Friday, 30 September 2011

What about the soldiers and premature babies Eric? #No2AV

There is something about the figure that Eric Pickles (pictured left in a role he fulfilled when I was working for the other side) has magically plucked out of the treasury to ensure the 'front line' services of weekly bin collections are brought back.

It seems vaguely familiar.

Oh yeah that was it. Has that £250 million been offered to buying bulletbroof vests for our soldiers? (Especially on the day that Liam Fox announces MoD job cuts). Has it gone into maternity units especially cardiac units after all it seemed to be all that Labour were moaning about all week?

I haven't seen those pledges made anywhere since May 5th. Therefore I think Eric Pickles should do the only honourable thing and give up that amount which is actually quite a lot more than a vote under AV would have cost the tax payer extra to one of those noble causes that only months ago he was claiming could have done with the money.

After all I don't recall seeing Eric launching the following ad anywhere, do you?

Hat tip to James Shaddock for sparking this idea

Eric in a pickle over waste

Eric Pickles says it is a basic right for people to have their rubbish collected weekly and therefore is looking at ways to spend £250 million to 'restore' weekly collections.

Of course what has happened in most locations is that alternative weeks are taken up with general waste collection and recyclable waste. the example of flats as a case were weekly or more than weekly collections are made is of course an anomaly as there of course there are communal waste facilities and what you provide for residents has to be empties when it is required. Of course people in flats can of course recycle, look at the scheme in Edinburgh where different types of communal bins are provided for tenements for different types of waste.

Take a look at the size of the average wheelie bin. Compare that to the size of the old style bin that we all used to get by with being collected once a week. With the size of families going down and more single occupancy it is clear that we are actually each producing more individual waste every week. Most of us have more than one for different types of waste, so sort it out properly. If your general waste is too full look at what should and could go in other collections. Therefore it is not so much the right of each individual to have weekly collection but the responsibility of each individual to reduce their waste.

Wednesday, 28 September 2011

What were your ancestors doing 99 years ago today?

Susrprising I know what 7 of my Great-Grandparents were doing at least at one point of this day 99 years ago. They were either signing the Ulster Covenant, if they were male, or the Declaration, if they were female. Only one of my Great-Grandparents signatures can I not find, that may have had something to do with the nature of his work. His wife also only signed with her initial to try and hide her identity a little, and that took some detective work.

However, as Michael has said we need to learn from our history. The covenant that they signed read:

BEING CONVINCED in our consciences that Home Rule would be disastrous to the material well-being of Ulster as well as of the whole of Ireland, subversive of our civil and religious freedom, destructive of our citizenship, and perilous to the unity of the Empire, we, whose names are underwritten, men of Ulster, loyal subjects of His Gracious Majesty King George V., humbly relying on the God whom our fathers in days of stress and trial confidently trusted, do hereby pledge ourselves in solemn Covenant, throughout this our time of threatened calamity, to stand by one another in defending, for ourselves and our children, our cherished position of equal citizenship in the United Kingdom, and in using all means which may be found necessary to defeat the present conspiracy to set up a Home Rule Parliament in Ireland. And in the event of such a Parliament being forced upon us, we further solemnly and mutually pledge ourselves to refuse to recognize its authority. In sure confidence that God will defend the right, we hereto subscribe our names.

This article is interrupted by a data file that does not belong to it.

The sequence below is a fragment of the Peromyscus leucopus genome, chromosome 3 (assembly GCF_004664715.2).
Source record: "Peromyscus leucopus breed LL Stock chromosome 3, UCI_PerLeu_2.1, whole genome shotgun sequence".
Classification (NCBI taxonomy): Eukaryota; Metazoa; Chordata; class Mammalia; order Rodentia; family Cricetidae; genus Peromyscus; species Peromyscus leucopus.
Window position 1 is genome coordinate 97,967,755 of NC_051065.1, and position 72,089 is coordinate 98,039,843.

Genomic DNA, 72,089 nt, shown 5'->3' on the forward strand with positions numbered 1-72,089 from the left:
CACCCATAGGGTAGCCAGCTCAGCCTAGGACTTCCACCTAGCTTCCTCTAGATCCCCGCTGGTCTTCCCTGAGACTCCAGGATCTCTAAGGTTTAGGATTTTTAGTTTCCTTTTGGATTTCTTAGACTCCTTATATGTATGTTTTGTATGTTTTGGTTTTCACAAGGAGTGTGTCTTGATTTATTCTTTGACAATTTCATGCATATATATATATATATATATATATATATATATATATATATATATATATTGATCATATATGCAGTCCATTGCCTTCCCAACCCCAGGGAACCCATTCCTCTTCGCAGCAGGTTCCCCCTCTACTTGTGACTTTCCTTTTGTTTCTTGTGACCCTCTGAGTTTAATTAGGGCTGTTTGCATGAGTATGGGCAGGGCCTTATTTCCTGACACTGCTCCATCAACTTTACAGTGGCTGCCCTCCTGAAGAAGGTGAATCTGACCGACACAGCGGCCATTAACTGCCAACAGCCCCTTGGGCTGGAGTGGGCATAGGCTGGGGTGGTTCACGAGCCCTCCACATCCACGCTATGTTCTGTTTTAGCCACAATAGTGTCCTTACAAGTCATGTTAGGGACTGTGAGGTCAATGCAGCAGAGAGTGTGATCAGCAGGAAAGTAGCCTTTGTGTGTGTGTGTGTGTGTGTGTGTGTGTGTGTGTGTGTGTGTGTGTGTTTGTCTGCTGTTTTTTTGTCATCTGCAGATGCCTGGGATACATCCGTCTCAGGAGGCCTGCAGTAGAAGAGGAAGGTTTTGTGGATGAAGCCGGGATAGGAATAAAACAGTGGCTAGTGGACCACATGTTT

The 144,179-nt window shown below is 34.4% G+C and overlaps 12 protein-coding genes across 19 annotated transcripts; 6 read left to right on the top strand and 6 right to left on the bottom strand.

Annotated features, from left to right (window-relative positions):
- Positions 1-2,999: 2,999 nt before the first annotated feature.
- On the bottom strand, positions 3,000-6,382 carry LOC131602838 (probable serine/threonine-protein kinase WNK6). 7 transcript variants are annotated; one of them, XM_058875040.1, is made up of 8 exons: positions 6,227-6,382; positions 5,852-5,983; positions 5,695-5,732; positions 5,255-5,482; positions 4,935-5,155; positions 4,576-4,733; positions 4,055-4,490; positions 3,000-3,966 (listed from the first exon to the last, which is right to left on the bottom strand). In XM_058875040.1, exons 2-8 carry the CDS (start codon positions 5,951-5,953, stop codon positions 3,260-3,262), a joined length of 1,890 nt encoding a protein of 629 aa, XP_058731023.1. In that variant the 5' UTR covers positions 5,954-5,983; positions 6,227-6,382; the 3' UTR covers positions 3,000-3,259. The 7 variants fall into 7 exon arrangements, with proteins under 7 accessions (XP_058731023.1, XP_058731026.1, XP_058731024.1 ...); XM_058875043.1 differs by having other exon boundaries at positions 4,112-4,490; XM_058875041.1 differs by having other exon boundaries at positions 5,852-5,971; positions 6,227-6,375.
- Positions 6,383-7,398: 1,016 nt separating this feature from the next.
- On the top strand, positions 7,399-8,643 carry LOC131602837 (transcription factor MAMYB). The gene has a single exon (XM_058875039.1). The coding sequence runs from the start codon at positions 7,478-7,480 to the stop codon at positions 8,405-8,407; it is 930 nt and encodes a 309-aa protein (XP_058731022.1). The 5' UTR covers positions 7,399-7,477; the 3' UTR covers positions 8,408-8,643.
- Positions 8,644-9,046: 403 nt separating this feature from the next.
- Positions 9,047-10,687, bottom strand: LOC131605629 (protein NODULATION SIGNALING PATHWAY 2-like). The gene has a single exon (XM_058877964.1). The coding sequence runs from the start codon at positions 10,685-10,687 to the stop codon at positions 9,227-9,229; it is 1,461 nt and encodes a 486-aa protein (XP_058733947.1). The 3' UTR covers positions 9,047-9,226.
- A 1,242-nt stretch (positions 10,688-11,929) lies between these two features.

And further, we individually declare that we have not already signed this Covenant.

It was a time of unrest in Ireland and considering that most of my family at that time was living in largely Catholic areas, Donegal or Derry City they probably had a greater understanding of the tension that a lot of the signatories. Of course the party of Home Rule was the Liberal Party one of the precurser parties of the Liberal Democrats. Ninety Nine years on I find myself part of that party still fighting for devlovement of powers away from Westminster.

Also more importantly after those 99 years I find myself working for close working relationships across the whole of Ireland, even though the parts of Ulster in which my family signed are now in two separate states. Even though most of it can be driven between in less than half an hour. Equal citizenship within Europe rather than the UK is what I find myself holding dear now and that expands well beyond the British Isles or course as many of those who live amongst us now come from elsewhere.

We have moved on a great deal in those 99 years. Indeed we have moved on a great deal in the last 15 to twenty years here in Ireland. Not least in that many of those whose forebears also signed the Covenant and Declaration are also looking for a shared furture with those whose ancestors welcomed the idea of Home Rule in Ireland with open arms. There are even some who have relatives on both sides of that argument, how confused are we?

It appears to be the way today to share those signatures. Here is the one of my Great-Grandfather Robert Glenn.

And across the Foyle and some miles upstream that of the father of his son Alec's future wife John Lapsley. That is the Townland of Dundee not the one in Scotland.

Elsewhere my Great-Grandfather Campbell

And finally my Great-Great-Grandfather Henderson, although most of the other names on here are related to me somehow as well.